Backstage with... Rufus Sewell
Time Out London, 11 January 2013
By Andrzej Lukowski
The actor discusses his return to the stage in Pinter's 'Old Times'
Since starring in Tom Stoppard's smash 2006 play 'Rock'n'Roll', actor Rufus Sewell has focused on his successful small screen career. He returns to the stage this month in Ian Rickson's revival of Harold Pinter's cryptic 'Old Times', the late playwright's 1971 play about three supposed 'old friends' with divergent memories of their shared history. Sewell will play the insecure Deeley, while co-stars Kristin Scott-Thomas and Lia Williams will alternate the roles of Kate and Anna.
You've done no stage work since 'Rock'n'Roll' closed in 2008. Is that because it took up two years of your life?
When I did 'Rock'n'Roll' I decided that I wanted to do plays much more often, but it's literally just a matter of the right things coming along. I don't give a fuck how long a play takes, to tell you the truth, because I spend more time than that unemployed, it's never been about fitting it into my busy schedule.
Have you been offered a lot of stage parts you're not interested in?
What one might regard as 'celebrity theatre' has always been something that did not appeal to me. I've always liked the idea of doing new plays and if they turned out to be great then let them get big. It's taken me a long time to be offered what sounds like a great role on the West End.
This is the first Pinter play you've been in - did you know him at all?
I'm at a slight disadvantage in this cast in that I'm the only one who didn't know him or work with him personally. But no one's really parading their knowledge, it feels like we're all coming to it from the same place, though that might just be generosity on their part. What I reacted to in this was not the “Pinterness” of it but the fact it was such an emotional, gripping, brilliant play. I've tried to respond to it that way - hoping there's not some sort of received style for how people are supposed to do it.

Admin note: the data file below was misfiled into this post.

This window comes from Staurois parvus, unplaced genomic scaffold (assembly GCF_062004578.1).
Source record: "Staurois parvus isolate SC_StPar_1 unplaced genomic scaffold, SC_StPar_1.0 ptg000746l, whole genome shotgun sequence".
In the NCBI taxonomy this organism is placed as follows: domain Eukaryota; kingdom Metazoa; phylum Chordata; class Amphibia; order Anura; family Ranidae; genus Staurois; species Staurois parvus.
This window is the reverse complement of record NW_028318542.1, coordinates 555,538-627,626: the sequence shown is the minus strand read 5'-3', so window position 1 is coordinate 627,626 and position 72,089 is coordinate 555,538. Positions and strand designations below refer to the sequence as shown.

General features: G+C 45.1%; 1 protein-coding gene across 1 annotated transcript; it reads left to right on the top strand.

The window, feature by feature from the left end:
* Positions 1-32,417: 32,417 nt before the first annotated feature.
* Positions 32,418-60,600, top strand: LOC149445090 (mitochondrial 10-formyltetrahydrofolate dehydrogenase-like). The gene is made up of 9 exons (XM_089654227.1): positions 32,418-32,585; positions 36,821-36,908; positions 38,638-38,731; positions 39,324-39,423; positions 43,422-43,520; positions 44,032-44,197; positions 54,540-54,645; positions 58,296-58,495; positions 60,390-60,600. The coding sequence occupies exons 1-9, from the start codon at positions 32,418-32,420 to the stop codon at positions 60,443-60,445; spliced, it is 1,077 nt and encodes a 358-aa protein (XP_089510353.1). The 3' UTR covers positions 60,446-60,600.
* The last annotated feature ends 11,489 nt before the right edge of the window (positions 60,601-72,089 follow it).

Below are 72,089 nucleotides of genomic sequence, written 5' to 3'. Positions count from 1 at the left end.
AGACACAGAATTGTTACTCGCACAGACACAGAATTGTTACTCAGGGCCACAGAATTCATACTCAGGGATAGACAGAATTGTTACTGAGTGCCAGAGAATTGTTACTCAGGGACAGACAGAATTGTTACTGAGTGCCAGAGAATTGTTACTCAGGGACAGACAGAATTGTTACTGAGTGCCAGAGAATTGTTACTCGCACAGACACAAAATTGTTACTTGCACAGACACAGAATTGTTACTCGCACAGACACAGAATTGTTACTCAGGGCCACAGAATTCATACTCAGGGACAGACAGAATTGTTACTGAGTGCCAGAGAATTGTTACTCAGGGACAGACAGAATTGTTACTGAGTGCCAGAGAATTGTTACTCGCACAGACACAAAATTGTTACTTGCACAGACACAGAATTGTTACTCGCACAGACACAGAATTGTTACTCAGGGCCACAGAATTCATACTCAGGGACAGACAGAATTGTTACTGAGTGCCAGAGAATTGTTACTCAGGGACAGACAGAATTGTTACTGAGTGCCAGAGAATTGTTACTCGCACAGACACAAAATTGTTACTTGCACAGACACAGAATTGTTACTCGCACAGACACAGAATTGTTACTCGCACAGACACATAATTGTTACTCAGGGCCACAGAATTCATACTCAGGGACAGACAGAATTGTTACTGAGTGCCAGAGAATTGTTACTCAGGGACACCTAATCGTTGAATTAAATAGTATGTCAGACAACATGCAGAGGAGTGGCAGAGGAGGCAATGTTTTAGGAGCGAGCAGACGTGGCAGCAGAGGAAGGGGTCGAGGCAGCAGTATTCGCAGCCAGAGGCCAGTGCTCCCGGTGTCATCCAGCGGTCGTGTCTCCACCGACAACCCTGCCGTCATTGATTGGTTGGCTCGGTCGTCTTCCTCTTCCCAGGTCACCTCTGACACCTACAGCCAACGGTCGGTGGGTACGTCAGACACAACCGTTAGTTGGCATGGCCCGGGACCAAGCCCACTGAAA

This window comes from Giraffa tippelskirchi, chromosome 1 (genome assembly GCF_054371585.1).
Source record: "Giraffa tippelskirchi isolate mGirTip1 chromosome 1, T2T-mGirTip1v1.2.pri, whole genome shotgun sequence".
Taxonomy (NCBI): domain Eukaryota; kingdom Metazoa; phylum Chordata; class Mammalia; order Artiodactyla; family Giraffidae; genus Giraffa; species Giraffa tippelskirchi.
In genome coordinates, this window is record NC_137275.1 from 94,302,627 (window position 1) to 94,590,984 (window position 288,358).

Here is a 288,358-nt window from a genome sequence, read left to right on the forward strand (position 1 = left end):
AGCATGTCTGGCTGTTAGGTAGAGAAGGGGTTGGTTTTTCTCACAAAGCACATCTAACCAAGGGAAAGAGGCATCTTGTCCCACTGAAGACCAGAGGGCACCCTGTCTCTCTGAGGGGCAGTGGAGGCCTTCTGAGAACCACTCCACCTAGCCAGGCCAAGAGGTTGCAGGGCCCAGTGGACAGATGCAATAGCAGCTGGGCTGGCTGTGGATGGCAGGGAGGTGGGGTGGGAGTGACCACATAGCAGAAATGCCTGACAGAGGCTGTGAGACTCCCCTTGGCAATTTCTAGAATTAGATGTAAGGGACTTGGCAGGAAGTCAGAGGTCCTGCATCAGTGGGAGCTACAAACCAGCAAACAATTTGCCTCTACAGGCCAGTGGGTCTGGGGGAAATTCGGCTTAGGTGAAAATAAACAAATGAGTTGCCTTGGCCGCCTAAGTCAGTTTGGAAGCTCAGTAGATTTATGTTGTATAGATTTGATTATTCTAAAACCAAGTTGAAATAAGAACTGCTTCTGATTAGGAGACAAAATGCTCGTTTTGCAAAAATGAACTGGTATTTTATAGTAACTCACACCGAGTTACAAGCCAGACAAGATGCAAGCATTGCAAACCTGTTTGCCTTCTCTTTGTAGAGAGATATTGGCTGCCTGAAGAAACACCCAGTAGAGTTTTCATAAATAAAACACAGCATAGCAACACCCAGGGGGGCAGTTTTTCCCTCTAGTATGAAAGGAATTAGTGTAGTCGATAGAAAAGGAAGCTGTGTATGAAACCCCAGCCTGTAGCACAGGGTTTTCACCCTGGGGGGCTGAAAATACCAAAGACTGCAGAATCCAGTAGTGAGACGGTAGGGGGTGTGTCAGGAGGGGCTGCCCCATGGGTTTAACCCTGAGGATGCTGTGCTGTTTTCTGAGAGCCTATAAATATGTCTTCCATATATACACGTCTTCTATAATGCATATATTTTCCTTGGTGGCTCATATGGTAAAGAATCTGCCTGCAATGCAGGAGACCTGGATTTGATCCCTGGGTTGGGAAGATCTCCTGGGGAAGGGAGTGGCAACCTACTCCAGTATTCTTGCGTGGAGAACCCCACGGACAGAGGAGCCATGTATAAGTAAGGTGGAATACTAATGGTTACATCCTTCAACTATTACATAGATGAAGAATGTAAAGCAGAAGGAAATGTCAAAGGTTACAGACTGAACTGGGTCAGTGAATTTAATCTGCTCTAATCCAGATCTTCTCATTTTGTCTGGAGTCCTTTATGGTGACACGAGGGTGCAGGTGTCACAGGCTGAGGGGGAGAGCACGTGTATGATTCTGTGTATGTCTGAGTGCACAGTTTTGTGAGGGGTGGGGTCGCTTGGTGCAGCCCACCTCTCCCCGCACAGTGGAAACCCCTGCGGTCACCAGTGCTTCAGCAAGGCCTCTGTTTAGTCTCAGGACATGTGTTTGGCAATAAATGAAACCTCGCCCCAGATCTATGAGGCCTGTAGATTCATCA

What about Pinter's famed pauses?
Well I'm a pause-y fucker anyway so I don't suppose it makes that much difference.
Kristin Scott-Thomas and Lia Williams will swap roles throughout the run; what will that add to it?
When I first heard about the project I was mostly attracted by the play and the cast and the director. The role-swapping obviously I took into account but it didn't register as deeply; maybe at first glance I thought 'is this a bit of a gimmick?'. But the more we do it and the more we get to know how these two lives - in fact three lives - were intertwined it seems more and more valid. It's psychologically very strange for us all - it's interesting to see what the rewards or otherwise will be.
Do you all have understudies? That must be a headfuck for them...
I think I saw a couple of very bewildered and nervous-looking young understudies, yes. Quietly hunted-looking figures. No, that's not fair, they looked quite up for it. But I do feel sorry for them.
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